Step 3. By Banach’s fixed point theorem, N1 has a unique fixed point u with N1(u) = u,
i.e., u is a solution of Problem (2.1)-(2.3). From Definition 2.7, we can see that the fixed point u
is a unique solution of the problem (2.1)- (2.3).
Example 2.1.We consider the following FPHFDEs
Uxy − Uy + (x exp(−x− y)U)x + U(x, y)
= exp(−x− y + 2
3
)U(x,y)(−
1
3
,−1
3
) + C(x+ 2) exp(x+ y) + Cx+
1
3
C, (2.13)
19
Nguyen Phuong Dong, Vu Tuan and Hoang Thi Phuong Thao
for all (x, y) ∈ J12 = [0, 1] × [0, 2], with the local conditions
U(x, 0) = C(x+ 1) exp(x), U(0, y) = C exp(y), U(0, 0) = C (2.14)
for x ∈ [0, 1], y ∈ [0, 2], and C is a fuzzy number in universal interval I = [0,M ],M > 0. And
U(x, y) = C(x exp(y) + xy + 1) exp(x+ y) (2.15)
for (x, y) ∈ J¯ 1
3
:= [−1
3
, 1] × [−1
3
, 2]\(0, 1] × (0, 2].
From (2.13), we have
F (x, y, U(x,y)) = exp(−x− y +
2
3
)U(x− 1
3
, y − 1
3
) + C(x+ 2) exp(x+ y) + Cx+
1
3
C,
satisfies Lipschitz condition with K = exp(
2
3
). Due to p = 1, q =
1
exp(1)
, c = 1,K = exp(
2
3
)
we can choose
λ >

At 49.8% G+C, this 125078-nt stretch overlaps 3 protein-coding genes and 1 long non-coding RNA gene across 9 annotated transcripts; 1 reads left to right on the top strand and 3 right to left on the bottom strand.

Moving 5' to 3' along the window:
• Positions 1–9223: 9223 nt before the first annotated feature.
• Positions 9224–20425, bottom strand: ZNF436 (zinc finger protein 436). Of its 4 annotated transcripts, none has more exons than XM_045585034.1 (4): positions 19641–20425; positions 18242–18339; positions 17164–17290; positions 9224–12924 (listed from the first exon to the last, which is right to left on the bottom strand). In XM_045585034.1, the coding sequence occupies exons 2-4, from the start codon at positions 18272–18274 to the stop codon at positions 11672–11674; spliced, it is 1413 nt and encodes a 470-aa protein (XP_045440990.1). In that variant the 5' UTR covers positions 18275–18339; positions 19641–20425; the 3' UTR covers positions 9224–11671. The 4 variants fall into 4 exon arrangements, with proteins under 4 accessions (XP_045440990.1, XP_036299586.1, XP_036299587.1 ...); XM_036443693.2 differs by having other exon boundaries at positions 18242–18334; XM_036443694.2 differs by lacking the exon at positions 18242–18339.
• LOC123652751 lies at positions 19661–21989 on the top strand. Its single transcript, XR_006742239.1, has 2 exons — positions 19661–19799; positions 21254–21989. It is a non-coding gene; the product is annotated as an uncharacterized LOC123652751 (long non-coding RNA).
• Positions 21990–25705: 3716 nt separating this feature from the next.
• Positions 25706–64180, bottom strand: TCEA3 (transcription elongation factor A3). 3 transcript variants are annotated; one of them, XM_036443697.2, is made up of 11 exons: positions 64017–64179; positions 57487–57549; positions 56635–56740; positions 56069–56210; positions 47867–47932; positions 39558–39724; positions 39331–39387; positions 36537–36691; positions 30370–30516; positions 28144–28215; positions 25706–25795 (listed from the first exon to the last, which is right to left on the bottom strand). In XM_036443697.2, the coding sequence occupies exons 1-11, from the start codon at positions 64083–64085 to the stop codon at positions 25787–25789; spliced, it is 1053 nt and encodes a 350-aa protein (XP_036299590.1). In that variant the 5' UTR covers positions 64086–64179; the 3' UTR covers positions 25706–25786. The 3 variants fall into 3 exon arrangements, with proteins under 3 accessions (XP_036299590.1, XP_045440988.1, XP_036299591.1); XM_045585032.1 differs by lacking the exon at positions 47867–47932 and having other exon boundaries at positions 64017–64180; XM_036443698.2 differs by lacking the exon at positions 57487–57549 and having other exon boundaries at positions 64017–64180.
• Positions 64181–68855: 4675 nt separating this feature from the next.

1 + exp(1) +
√
1 + 2 exp(1)− 4 exp(83)− 3 exp(2)
2 exp(1)
,
It implies that the conditions of Theorem 3.1 are hold. Therefore, there exists a unique fuzzy
solution U of this problem. The deterministic solution of the crisp hyperbolic functional PDEs
corresponding to (2.13)-(2.15) is
u(x, y) = g(x, y, c) = c(x+ 1) exp(x+ y).
We now fuzzify this crisp solution to find fuzzy solution of FPDEs (2.13)-(2.15). To this end, let us
denote h(x, y, c) = c(x+2) exp(x+ y)+ cx+
1
3
c. We apply the fuzzification in c, and supposed
that the parametric form of corresponding fuzzy number C is
[C]α = [c1(α), c2(α)], α ∈ [0, 1].
By using the extension principle, we compute H from h and Y from g. We will show that
Y is the fuzzy solution of this problem. Indeed, since all the partials of h and g with respect to k
are positive. We see that
[H(x, y, C)]α =[H1(x, y, α),H2(x, y, α)]
=[c1(α)(x+ 2) exp(x+ y) + c1(α)x+
1
3
c1(α),
c2(α)(x + 2) exp(x+ y) + c2(α)x +
1
3
c2(α)]
satisfied conditions h1-h3. Therefore [H(x, y, C)]α is the α−cuts of fuzzy number C(x +
2) exp(x+ y) + Cx+
1
3
C.
Similarly
[Y (x, y, C)]α = [Y1(x, y, α), Y2(x, y, α)]
= [c1(α)(x + 1) exp(x+ y), c2(α)(x+ 1) exp(x+ y)]
20
Existence and uniqueness of solutions of some general fuzzy...
is the α−cuts of fuzzy number C(x+ 1) exp(x+ y). Define differential operator
ϕ(Dx,Dy)U(x, y) =Uxy − Uy + (x exp(−x− y)U)x + U(x, y)
− exp(−x− y + 2
3
)U(x− 1
3
, y − 1
3
)
and